Yep, on the weekend I made a pair of zero waste underpants. The pattern is by Zero Waste Wardrobe; it’s a free pattern that’s part of a personal design project by clothing and costume designer Saara Jolkkonen.
The mission of the project is to provide a free (creative commons licensed) collection of zero waste patterns which could form the core of a woman’s wardrobe. It aims to make the zero waste design method and process visible, and to encourage people to try making clothes themselves.
The current patterns in the project are: 2 types of bra, 2 types of t-shirt, a collared long sleeve shirt, a casual dress (shirt dress style), 2 types of hoodie and sports leggings. Coming later are a sports top, quilted jacket, jeans, party dress and light jacket. The garments are all one size (38) but the underpants come in S-M-L-XL-XXL.
As far as I know, this is the only zero waste pattern for undies available. There isn’t one for men.
The website is in Finnish. Go to the home page and click on Vaatteet in the top right hand corner, then scroll down to see all the projects.
I do wear homemade undies – I’ve been making them since my late teens when I was a junior at Jem Leotards. One of the perks was that we were allowed to use the machines during lunch break, and we could buy fabric at staff discount. Everyone there made their own undies and kept their own personal pattern at work. I actually don’t make undies very often because homemade ones last such a long time. The current set has been in daily rotation and weekly wash for the past 5-6 years and are all still fine. I admit I prefer wearing sturdily constructed full briefs, to give a better line under clothes, and honestly they’re so large I sometimes fleetingly mistake them for children’s t-shirts when I’m hanging out washing!
The style of these zero waste underpants is panties/briefs and the pattern is a pdf. I made a size M (I have hips/seat 40″ and waist 30″). For fabric, I had some mauve cotton lycra at home and used that. I wasn’t sure how stretchy it should be (the pattern calls for organic cotton jersey – as in t-shirt material??) but it turned out to be just right.
The instructions aren’t illustrated but they’re not hard to follow.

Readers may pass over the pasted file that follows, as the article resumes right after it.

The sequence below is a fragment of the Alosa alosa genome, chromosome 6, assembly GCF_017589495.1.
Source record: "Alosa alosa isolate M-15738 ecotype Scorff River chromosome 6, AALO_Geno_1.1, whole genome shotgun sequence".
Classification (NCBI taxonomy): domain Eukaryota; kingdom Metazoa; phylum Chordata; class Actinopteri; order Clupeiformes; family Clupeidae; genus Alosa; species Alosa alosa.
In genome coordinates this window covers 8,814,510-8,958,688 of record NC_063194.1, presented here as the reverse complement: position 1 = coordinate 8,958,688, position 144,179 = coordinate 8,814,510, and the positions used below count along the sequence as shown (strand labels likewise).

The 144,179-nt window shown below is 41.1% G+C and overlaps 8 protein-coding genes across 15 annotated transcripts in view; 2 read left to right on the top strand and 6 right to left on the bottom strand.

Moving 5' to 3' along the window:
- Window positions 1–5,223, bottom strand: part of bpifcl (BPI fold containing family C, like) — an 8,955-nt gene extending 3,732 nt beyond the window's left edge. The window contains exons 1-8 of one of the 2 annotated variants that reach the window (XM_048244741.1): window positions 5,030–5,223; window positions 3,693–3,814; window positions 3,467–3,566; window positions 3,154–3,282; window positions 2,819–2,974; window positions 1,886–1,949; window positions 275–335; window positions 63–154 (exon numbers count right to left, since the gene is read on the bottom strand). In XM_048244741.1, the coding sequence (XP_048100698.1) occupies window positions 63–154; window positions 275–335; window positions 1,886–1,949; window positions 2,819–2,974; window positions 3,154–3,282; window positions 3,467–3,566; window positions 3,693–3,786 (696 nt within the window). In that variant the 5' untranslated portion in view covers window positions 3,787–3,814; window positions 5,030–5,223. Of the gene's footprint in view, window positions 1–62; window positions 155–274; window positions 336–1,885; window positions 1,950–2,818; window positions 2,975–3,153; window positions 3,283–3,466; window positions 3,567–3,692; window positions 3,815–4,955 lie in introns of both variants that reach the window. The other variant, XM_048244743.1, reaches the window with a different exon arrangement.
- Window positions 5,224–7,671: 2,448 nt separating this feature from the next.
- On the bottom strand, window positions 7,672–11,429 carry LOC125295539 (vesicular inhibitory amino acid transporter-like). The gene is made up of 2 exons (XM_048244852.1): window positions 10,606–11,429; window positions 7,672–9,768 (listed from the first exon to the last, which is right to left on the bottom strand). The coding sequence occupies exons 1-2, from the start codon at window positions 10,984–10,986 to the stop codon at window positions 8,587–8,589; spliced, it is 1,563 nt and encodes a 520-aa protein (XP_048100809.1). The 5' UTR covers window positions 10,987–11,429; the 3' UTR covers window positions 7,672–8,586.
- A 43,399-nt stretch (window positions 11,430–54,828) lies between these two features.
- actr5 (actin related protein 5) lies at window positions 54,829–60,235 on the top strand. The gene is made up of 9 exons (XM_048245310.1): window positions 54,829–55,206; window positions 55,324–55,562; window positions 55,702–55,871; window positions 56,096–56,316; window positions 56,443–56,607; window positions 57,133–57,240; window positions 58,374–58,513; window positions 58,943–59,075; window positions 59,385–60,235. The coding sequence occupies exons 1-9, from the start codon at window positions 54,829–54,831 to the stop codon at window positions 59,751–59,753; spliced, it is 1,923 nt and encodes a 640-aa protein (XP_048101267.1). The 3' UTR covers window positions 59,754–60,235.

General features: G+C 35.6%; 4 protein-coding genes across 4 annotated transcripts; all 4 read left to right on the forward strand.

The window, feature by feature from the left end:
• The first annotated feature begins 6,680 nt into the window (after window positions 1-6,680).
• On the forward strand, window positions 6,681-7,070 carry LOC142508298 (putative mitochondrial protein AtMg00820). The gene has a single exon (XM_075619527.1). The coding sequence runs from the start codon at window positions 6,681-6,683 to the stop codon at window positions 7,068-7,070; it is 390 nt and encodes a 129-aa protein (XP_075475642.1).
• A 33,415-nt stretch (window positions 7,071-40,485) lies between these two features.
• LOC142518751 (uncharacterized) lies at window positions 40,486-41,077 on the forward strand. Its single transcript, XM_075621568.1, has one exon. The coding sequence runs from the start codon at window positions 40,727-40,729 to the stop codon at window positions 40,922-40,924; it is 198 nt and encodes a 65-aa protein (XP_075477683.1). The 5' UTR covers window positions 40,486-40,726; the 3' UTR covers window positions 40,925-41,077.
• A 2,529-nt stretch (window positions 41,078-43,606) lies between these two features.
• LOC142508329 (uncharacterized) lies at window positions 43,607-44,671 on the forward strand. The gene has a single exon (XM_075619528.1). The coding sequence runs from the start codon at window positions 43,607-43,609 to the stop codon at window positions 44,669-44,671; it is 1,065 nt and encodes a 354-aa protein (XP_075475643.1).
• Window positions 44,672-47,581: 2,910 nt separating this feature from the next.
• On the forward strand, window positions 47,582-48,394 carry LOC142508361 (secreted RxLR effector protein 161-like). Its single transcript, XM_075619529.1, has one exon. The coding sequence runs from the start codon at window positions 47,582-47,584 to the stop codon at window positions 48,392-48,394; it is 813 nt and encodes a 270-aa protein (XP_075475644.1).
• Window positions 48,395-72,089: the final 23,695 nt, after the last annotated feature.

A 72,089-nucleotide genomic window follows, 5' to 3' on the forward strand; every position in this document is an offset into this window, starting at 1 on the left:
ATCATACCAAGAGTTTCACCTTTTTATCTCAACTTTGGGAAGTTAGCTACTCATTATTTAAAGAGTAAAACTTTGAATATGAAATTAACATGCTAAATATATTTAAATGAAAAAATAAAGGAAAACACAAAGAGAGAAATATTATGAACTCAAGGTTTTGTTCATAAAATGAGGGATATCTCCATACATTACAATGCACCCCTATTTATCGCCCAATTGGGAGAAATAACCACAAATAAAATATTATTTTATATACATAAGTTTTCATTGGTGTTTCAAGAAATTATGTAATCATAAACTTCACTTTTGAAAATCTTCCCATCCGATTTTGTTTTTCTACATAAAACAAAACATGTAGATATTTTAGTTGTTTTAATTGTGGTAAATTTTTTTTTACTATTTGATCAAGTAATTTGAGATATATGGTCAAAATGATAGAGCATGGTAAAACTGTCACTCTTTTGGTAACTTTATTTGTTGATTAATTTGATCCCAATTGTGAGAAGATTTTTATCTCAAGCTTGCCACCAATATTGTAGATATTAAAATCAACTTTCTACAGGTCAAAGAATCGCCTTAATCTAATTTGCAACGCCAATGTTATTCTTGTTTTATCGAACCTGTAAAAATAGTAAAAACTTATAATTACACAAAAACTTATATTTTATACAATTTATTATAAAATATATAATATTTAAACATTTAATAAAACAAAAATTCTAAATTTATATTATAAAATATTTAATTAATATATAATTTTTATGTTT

I sewed mine with a mini zig zag on my regular machine (6mm seam allowance). For the leg hems, gusset attachment and waist elastic I used a pretty stretch scallop stitch.
Sorry, I can’t bring myself to put photos of me in underwear on the Internet, so here’s a flat lay photo instead.
I admit I was hesitant to make undies with a central seam in the gusset. Would one notice the seam while wearing them? It turns out that one doesn’t feel the seam, although if I were to make another pair I would switch the central seam to the back and have a seamless front (then there wouldn’t be a seamed front and a seamed gusset). So it wasn’t a big deal after all.
The other point I was doubtful about was that the legs are just finished with a 1cm hem, with no elastic. I resisted tweaking the pattern in the spirit of accurate reporting. I wore the undies for an afternoon and most certainly the absence of leg elastic did move the back leg holes into the abyss, but this is fixable; I’ll just thread narrow elastic through the hems and that should hold things in their place. For a future pair I would either sew in elastic or (more likely) cut bands of the same fabric to finish the legs. Again, not really a big deal.
Like many zero waste patterns, this one is fabulously economical on fabric. Mine took 48cm x 32cm, which would give me 3 pairs in just 32cm of 150cm wide fabric. That’s 9 pairs in less than a metre (and at $24pm, it’s only $2.56 per pair for undies that last years).
What about the fit? The front is excellent – leg cut and crotch width are great. The back has less bottom cover than this full-brief wearer is used to, although bear in mind I wore them without any elastic in the legs. If you’re comfortable wearing this style of undies I would recommend trying them.
If you’ve never sewn undies before, I think these would be fine to try out as your first pair.